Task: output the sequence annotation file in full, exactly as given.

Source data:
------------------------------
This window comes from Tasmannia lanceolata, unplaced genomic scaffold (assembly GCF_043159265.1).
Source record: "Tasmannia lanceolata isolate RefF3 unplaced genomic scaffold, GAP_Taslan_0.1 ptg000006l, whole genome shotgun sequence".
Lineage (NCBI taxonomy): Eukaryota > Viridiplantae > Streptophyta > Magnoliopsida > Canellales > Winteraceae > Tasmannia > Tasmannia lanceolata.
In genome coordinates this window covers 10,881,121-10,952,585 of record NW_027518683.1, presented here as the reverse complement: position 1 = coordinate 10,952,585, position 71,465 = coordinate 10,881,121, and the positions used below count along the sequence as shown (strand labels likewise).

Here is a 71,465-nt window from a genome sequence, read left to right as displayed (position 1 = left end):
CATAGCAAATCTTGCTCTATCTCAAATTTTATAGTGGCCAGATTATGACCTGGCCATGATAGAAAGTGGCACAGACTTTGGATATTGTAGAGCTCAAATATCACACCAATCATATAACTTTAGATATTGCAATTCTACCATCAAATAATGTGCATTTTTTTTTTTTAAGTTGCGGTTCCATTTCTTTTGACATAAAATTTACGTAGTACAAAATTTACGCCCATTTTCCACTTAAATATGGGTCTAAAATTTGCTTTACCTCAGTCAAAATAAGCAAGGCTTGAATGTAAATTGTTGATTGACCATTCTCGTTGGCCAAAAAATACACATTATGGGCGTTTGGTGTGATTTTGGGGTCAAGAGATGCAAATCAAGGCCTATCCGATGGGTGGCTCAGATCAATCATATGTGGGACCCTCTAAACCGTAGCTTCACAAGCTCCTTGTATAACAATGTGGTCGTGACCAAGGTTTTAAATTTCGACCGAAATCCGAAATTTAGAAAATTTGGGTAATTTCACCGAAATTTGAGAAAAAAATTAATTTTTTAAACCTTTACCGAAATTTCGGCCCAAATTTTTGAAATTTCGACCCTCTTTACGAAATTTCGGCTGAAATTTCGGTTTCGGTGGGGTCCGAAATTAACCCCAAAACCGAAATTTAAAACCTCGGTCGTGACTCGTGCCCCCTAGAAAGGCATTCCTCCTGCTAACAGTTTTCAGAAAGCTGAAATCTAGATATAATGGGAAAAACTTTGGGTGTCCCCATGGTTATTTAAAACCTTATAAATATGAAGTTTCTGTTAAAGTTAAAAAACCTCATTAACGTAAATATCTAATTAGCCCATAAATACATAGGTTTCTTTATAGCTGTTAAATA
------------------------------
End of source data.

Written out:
This window comes from Tasmannia lanceolata, unplaced genomic scaffold (assembly GCF_043159265.1).
Source record: "Tasmannia lanceolata isolate RefF3 unplaced genomic scaffold, GAP_Taslan_0.1 ptg000006l, whole genome shotgun sequence".
Lineage (NCBI taxonomy): Eukaryota > Viridiplantae > Streptophyta > Magnoliopsida > Canellales > Winteraceae > Tasmannia > Tasmannia lanceolata.
In genome coordinates this window covers 10,881,121-10,952,585 of record NW_027518683.1, presented here as the reverse complement: position 1 = coordinate 10,952,585, position 71,465 = coordinate 10,881,121, and the positions used below count along the sequence as shown (strand labels likewise).

Here is a 71,465-nt window from a genome sequence, read left to right as displayed (position 1 = left end):
CATAGCAAATCTTGCTCTATCTCAAATTTTATAGTGGCCAGATTATGACCTGGCCATGATAGAAAGTGGCACAGACTTTGGATATTGTAGAGCTCAAATATCACACCAATCATATAACTTTAGATATTGCAATTCTACCATCAAATAATGTGCATTTTTTTTTTTTAAGTTGCGGTTCCATTTCTTTTGACATAAAATTTACGTAGTACAAAATTTACGCCCATTTTCCACTTAAATATGGGTCTAAAATTTGCTTTACCTCAGTCAAAATAAGCAAGGCTTGAATGTAAATTGTTGATTGACCATTCTCGTTGGCCAAAAAATACACATTATGGGCGTTTGGTGTGATTTTGGGGTCAAGAGATGCAAATCAAGGCCTATCCGATGGGTGGCTCAGATCAATCATATGTGGGACCCTCTAAACCGTAGCTTCACAAGCTCCTTGTATAACAATGTGGTCGTGACCAAGGTTTTAAATTTCGACCGAAATCCGAAATTTAGAAAATTTGGGTAATTTCACCGAAATTTGAGAAAAAAATTAATTTTTTAAACCTTTACCGAAATTTCGGCCCAAATTTTTGAAATTTCGACCCTCTTTACGAAATTTCGGCTGAAATTTCGGTTTCGGTGGGGTCCGAAATTAACCCCAAAACCGAAATTTAAAACCTCGGTCGTGACTCGTGCCCCCTAGAAAGGCATTCCTCCTGCTAACAGTTTTCAGAAAGCTGAAATCTAGATATAATGGGAAAAACTTTGGGTGTCCCCATGGTTATTTAAAACCTTATAAATATGAAGTTTCTGTTAAAGTTAAAAAACCTCATTAACGTAAATATCTAATTAGCCCATAAATACATAGGTTTCTTTATAGCTGTTAAATA